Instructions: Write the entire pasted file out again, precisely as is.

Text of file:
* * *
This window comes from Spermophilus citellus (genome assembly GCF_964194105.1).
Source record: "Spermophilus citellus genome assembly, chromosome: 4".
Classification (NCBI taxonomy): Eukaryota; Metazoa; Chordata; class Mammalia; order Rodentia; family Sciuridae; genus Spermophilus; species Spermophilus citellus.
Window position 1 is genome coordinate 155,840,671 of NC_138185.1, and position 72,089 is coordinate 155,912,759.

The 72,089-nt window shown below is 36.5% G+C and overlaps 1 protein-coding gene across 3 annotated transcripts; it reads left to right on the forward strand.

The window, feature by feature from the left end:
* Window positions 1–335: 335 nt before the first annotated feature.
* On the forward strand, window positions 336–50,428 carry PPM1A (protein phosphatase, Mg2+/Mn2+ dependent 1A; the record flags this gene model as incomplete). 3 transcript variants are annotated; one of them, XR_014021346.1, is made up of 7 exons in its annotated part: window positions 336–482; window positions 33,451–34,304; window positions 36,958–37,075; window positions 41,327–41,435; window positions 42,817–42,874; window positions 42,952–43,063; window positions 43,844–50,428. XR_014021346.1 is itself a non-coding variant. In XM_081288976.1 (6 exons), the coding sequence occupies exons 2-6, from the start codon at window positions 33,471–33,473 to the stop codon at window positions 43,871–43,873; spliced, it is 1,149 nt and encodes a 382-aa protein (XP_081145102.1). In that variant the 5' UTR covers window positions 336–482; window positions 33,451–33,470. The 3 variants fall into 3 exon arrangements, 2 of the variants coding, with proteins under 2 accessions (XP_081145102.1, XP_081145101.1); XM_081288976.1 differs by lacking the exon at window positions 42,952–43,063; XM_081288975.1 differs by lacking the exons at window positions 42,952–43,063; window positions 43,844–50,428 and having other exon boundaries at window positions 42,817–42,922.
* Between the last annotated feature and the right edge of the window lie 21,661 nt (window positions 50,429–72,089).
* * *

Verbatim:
This window comes from Spermophilus citellus (genome assembly GCF_964194105.1).
Source record: "Spermophilus citellus genome assembly, chromosome: 4".
Classification (NCBI taxonomy): Eukaryota; Metazoa; Chordata; class Mammalia; order Rodentia; family Sciuridae; genus Spermophilus; species Spermophilus citellus.
Window position 1 is genome coordinate 155,840,671 of NC_138185.1, and position 72,089 is coordinate 155,912,759.

The 72,089-nt window shown below is 36.5% G+C and overlaps 1 protein-coding gene across 3 annotated transcripts; it reads left to right on the forward strand.

The window, feature by feature from the left end:
* Window positions 1–335: 335 nt before the first annotated feature.
* On the forward strand, window positions 336–50,428 carry PPM1A (protein phosphatase, Mg2+/Mn2+ dependent 1A; the record flags this gene model as incomplete). 3 transcript variants are annotated; one of them, XR_014021346.1, is made up of 7 exons in its annotated part: window positions 336–482; window positions 33,451–34,304; window positions 36,958–37,075; window positions 41,327–41,435; window positions 42,817–42,874; window positions 42,952–43,063; window positions 43,844–50,428. XR_014021346.1 is itself a non-coding variant. In XM_081288976.1 (6 exons), the coding sequence occupies exons 2-6, from the start codon at window positions 33,471–33,473 to the stop codon at window positions 43,871–43,873; spliced, it is 1,149 nt and encodes a 382-aa protein (XP_081145102.1). In that variant the 5' UTR covers window positions 336–482; window positions 33,451–33,470. The 3 variants fall into 3 exon arrangements, 2 of the variants coding, with proteins under 2 accessions (XP_081145102.1, XP_081145101.1); XM_081288976.1 differs by lacking the exon at window positions 42,952–43,063; XM_081288975.1 differs by lacking the exons at window positions 42,952–43,063; window positions 43,844–50,428 and having other exon boundaries at window positions 42,817–42,922.
* Between the last annotated feature and the right edge of the window lie 21,661 nt (window positions 50,429–72,089).